Introduction. The “game-movement-development” (GMD) approach was conceived in the light of contemporary scientific knowledge in the field of kinesiology, neuro-education, pedagogy, and psychology related to the pre-school period. The approach has been implemented for over 15 years in a selected kindergarten. The aim of the study was to examine the feasibility of applying the new GMD approach in different kindergartens depending on the children’s age and according to selected quality indicators.
Material and methods. We employed an experimental pedagogical exploratory method on a sample of 30 preschool teacher assistants who were employed in 30 kindergartens located in Slovenia. The sample also included a group of 512 children, who were divided into two subgroups: 318 (62%) of them were from an older age group (3-6 years old) and 194 (38%) of them were from a younger age group (1-3 years old). All the children were involved in a project with the same theme. The educators implemented it according to the principles of the approach presented in the article. Three types of variables were used to determine the effectiveness, advantages, and weaknesses of the approach.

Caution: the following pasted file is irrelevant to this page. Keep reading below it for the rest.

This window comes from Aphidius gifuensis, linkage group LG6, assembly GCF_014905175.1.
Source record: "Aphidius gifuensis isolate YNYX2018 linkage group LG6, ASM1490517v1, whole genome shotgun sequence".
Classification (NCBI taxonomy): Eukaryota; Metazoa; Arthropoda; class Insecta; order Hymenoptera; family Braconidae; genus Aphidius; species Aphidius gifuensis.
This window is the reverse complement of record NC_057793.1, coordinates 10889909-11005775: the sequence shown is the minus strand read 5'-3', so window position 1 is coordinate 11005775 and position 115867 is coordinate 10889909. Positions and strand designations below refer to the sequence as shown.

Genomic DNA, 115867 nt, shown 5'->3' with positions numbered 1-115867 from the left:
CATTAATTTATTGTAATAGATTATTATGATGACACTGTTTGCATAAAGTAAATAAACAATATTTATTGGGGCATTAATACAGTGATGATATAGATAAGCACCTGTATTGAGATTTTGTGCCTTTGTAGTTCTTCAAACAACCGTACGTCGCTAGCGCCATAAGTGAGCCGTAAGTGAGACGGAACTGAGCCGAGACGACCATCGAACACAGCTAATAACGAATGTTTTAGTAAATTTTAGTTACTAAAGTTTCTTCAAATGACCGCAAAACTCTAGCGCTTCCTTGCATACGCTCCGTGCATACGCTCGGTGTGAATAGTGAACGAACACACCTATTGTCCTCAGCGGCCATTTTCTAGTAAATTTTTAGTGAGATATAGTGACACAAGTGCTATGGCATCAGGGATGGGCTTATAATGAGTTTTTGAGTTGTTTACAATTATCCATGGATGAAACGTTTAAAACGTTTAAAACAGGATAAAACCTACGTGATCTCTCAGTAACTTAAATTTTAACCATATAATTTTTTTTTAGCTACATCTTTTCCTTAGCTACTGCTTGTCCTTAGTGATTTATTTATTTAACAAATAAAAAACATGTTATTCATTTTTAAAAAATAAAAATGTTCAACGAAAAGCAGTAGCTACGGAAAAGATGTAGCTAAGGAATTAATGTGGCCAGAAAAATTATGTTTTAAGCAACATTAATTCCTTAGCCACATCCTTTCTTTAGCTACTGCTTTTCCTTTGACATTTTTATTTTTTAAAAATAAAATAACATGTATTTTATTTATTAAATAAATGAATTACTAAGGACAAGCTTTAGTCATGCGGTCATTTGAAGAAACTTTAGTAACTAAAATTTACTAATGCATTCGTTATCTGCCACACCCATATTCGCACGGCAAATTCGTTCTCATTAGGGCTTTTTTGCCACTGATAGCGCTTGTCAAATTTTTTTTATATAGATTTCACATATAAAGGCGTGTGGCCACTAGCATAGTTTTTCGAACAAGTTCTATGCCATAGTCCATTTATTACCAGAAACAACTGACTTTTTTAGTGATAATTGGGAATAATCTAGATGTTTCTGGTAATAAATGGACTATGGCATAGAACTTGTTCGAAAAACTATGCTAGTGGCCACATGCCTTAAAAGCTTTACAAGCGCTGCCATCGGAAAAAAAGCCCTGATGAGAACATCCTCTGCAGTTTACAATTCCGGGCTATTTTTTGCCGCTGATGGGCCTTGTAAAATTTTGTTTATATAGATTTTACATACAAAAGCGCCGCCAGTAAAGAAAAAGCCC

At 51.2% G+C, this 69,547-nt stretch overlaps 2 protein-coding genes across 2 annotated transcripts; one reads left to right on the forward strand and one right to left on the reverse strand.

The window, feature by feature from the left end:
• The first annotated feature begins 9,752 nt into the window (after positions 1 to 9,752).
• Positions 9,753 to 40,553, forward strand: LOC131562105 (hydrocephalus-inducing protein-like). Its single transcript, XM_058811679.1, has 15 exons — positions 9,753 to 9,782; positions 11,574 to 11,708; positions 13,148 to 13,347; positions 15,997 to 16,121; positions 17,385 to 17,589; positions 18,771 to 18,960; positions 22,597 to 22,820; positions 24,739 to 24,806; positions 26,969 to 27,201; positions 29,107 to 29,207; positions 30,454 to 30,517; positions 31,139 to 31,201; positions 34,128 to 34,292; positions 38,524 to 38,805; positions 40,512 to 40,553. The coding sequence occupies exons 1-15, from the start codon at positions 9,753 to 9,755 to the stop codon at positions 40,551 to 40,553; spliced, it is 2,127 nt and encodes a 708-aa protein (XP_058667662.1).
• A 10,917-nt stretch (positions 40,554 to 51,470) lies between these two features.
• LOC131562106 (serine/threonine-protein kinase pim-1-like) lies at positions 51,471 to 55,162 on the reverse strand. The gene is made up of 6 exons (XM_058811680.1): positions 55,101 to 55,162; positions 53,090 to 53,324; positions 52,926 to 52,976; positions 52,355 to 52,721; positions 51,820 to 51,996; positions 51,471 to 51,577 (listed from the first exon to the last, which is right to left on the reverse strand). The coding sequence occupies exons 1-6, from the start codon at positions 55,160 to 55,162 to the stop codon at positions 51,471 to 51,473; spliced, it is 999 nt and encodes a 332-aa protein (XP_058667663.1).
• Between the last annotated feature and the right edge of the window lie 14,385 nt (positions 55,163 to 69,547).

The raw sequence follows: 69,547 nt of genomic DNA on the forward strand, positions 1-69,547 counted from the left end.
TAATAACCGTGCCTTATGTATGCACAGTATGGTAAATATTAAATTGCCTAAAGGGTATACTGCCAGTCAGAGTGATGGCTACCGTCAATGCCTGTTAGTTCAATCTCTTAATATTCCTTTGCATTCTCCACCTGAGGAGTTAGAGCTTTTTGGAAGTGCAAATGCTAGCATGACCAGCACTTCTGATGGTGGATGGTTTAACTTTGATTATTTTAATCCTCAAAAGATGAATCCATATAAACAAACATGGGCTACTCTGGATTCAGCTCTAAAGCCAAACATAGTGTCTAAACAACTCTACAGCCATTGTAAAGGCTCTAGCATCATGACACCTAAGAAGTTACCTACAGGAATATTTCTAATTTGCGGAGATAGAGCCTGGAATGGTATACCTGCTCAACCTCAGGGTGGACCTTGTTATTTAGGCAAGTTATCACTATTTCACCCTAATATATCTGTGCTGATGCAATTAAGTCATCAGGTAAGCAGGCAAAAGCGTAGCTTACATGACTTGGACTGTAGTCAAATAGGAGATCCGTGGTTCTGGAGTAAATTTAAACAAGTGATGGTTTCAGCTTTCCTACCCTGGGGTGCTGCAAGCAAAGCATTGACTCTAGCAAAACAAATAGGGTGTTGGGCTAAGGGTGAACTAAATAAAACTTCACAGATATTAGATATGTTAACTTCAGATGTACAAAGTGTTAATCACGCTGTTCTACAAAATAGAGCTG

Results. A detailed analysis of the projects, semi-structured interviews, and surveys that were completed showed that both age groups adapted quickly to the new approach, especially the younger group of children. Different methods (e.g. that of using educational games), which involve the educator’s participation in the game as a team-mate, made it possible for all of the children to be rapidly integrated into the game and to choose how to move within its rules. However, the educators surveyed believed that they lacked knowledge concerning child development and that they needed more time to understand the new approach, more systematic assistance, and immediate feedback.
Conclusions. The research showed that the approach was effective in its essence for all age groups of children. The disadvantages of the approach are primarily related to the need to amend teachers’ subjective theories of learning, which requires a longer time.